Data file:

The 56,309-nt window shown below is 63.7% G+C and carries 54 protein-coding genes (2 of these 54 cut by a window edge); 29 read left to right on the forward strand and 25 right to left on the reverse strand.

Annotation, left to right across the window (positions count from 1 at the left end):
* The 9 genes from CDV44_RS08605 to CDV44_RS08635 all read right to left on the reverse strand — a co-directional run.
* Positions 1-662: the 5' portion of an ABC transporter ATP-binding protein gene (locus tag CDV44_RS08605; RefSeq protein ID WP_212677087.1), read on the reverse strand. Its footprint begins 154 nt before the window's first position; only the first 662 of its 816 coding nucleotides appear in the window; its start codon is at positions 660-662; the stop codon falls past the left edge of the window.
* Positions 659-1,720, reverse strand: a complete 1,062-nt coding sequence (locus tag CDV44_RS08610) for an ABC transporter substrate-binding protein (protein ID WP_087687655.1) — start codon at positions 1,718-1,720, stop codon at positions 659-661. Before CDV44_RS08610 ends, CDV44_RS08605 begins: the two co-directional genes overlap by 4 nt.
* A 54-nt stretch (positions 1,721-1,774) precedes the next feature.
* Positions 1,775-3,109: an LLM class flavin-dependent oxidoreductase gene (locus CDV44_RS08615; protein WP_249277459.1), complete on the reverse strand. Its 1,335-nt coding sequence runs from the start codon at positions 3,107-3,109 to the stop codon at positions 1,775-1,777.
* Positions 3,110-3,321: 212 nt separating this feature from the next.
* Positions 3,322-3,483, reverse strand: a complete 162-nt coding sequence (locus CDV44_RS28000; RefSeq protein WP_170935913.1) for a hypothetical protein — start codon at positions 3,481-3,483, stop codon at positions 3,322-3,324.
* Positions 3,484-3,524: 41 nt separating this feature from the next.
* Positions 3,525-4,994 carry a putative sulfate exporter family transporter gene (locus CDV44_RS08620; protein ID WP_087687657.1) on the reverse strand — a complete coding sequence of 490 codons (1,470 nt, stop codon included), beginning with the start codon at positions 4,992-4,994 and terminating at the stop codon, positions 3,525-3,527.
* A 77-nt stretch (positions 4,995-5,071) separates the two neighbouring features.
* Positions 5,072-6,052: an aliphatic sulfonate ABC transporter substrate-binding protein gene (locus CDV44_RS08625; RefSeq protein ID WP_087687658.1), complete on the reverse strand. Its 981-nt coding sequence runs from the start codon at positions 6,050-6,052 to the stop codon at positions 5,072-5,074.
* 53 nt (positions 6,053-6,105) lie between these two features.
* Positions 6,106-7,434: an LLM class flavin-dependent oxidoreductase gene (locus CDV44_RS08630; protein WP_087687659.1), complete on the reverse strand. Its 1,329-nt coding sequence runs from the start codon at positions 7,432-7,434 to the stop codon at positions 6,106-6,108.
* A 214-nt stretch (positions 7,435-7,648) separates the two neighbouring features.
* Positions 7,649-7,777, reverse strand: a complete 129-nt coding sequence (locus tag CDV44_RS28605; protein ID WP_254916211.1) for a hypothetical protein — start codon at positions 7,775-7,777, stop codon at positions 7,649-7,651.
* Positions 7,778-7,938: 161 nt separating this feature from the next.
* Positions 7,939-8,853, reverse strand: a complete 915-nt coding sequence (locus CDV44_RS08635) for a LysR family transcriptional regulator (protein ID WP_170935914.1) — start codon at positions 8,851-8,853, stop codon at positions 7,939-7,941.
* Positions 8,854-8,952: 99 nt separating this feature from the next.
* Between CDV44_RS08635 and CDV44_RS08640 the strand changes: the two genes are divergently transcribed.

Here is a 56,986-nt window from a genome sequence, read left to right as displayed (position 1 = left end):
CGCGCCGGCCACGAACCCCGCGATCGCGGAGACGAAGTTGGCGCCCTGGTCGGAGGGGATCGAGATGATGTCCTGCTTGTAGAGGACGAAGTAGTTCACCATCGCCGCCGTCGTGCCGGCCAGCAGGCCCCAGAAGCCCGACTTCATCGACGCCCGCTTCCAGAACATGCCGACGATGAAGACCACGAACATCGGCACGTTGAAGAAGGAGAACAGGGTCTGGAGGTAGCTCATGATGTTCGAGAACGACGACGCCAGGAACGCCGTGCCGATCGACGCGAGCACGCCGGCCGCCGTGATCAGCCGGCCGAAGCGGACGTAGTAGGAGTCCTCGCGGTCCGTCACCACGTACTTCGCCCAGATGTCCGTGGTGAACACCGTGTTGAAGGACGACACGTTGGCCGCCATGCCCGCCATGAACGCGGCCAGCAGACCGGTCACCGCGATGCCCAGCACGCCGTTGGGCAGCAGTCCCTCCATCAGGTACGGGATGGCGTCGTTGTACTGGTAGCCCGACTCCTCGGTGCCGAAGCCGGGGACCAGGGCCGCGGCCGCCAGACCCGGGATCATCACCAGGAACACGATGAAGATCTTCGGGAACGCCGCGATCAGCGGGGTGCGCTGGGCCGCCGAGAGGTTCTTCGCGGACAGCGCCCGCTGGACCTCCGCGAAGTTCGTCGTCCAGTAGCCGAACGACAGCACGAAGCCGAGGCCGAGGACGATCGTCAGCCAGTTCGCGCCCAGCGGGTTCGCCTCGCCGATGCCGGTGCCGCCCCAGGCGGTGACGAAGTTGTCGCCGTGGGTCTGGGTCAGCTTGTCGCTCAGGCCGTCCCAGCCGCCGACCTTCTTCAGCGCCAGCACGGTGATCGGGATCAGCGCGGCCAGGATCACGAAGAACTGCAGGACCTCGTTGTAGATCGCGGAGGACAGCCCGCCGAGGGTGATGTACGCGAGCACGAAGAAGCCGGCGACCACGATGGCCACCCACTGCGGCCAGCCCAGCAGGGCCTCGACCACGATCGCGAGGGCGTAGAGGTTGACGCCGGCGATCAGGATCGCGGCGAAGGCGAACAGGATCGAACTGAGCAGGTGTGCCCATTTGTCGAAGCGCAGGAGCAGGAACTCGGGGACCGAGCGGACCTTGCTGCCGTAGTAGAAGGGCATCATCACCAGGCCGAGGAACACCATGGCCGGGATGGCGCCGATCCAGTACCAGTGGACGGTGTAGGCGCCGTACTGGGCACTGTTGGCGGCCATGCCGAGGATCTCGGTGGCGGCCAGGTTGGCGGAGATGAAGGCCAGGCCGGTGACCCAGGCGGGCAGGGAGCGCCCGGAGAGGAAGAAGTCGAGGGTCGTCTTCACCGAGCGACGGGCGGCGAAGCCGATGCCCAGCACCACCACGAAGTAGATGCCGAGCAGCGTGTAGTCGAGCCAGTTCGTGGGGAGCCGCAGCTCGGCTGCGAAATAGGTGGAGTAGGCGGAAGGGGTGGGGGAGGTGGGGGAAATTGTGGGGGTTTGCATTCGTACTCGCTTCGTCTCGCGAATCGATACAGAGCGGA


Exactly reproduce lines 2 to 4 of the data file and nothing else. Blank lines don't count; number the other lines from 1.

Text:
Annotation, left to right across the window (positions count from 1 at the left end):
* The 9 genes from CDV44_RS08605 to CDV44_RS08635 all read right to left on the reverse strand — a co-directional run.
* Positions 1-662: the 5' portion of an ABC transporter ATP-binding protein gene (locus tag CDV44_RS08605; RefSeq protein ID WP_212677087.1), read on the reverse strand. Its footprint begins 154 nt before the window's first position; only the first 662 of its 816 coding nucleotides appear in the window; its start codon is at positions 660-662; the stop codon falls past the left edge of the window.